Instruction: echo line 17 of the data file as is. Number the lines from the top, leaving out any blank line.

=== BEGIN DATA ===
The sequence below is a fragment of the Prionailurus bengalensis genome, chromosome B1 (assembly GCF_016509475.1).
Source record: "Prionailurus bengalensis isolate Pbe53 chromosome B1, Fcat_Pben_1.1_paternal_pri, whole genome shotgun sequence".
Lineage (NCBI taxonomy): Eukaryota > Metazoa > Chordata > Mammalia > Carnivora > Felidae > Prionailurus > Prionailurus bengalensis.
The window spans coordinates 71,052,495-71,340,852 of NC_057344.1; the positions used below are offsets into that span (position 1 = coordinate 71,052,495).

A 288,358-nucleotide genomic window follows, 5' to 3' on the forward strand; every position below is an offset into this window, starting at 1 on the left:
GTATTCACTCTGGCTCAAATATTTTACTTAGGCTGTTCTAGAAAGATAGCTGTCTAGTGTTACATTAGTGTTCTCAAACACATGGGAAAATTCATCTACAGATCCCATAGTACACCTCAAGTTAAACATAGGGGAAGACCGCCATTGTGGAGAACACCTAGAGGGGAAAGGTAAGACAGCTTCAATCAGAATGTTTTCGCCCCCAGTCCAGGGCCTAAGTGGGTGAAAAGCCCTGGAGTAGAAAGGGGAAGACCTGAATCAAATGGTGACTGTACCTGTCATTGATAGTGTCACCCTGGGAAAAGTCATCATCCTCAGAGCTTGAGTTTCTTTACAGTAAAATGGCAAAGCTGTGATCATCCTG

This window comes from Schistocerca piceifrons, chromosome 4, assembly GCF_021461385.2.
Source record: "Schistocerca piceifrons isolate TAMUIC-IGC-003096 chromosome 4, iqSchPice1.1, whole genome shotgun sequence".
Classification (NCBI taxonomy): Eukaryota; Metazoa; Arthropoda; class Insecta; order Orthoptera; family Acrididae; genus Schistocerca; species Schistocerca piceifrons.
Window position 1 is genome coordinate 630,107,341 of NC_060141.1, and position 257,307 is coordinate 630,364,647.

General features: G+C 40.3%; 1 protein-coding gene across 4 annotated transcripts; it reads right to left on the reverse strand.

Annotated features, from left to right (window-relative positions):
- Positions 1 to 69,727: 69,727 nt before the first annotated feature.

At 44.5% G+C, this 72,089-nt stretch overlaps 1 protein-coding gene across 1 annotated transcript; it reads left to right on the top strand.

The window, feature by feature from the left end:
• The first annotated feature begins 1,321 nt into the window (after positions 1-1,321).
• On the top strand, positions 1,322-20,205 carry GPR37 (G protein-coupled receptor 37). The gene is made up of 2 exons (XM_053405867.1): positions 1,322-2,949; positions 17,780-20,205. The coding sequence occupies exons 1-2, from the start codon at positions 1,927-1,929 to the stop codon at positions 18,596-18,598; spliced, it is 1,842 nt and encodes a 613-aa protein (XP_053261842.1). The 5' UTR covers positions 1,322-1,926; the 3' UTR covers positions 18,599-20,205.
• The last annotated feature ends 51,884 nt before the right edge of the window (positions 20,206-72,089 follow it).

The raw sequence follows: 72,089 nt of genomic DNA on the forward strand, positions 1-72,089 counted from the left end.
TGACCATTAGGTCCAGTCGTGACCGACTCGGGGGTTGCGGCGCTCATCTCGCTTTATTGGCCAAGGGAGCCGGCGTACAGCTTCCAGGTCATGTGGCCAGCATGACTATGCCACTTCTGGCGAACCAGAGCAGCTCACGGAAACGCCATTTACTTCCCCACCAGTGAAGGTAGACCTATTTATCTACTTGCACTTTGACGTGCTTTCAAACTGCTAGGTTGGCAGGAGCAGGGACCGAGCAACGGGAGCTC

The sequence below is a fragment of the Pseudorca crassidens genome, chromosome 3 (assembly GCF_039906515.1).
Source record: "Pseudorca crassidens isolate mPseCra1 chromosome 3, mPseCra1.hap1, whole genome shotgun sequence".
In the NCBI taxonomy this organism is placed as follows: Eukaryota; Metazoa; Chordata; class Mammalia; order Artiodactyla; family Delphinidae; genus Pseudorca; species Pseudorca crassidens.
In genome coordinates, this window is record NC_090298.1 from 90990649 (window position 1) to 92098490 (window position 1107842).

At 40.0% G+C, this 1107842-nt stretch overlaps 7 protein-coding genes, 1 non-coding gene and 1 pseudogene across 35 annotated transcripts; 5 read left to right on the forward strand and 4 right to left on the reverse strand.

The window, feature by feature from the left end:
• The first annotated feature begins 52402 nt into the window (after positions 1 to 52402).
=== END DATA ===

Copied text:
• On the top strand, positions 1,322-20,205 carry GPR37 (G protein-coupled receptor 37). The gene is made up of 2 exons (XM_053405867.1): positions 1,322-2,949; positions 17,780-20,205. The coding sequence occupies exons 1-2, from the start codon at positions 1,927-1,929 to the stop codon at positions 18,596-18,598; spliced, it is 1,842 nt and encodes a 613-aa protein (XP_053261842.1). The 5' UTR covers positions 1,322-1,926; the 3' UTR covers positions 18,599-20,205.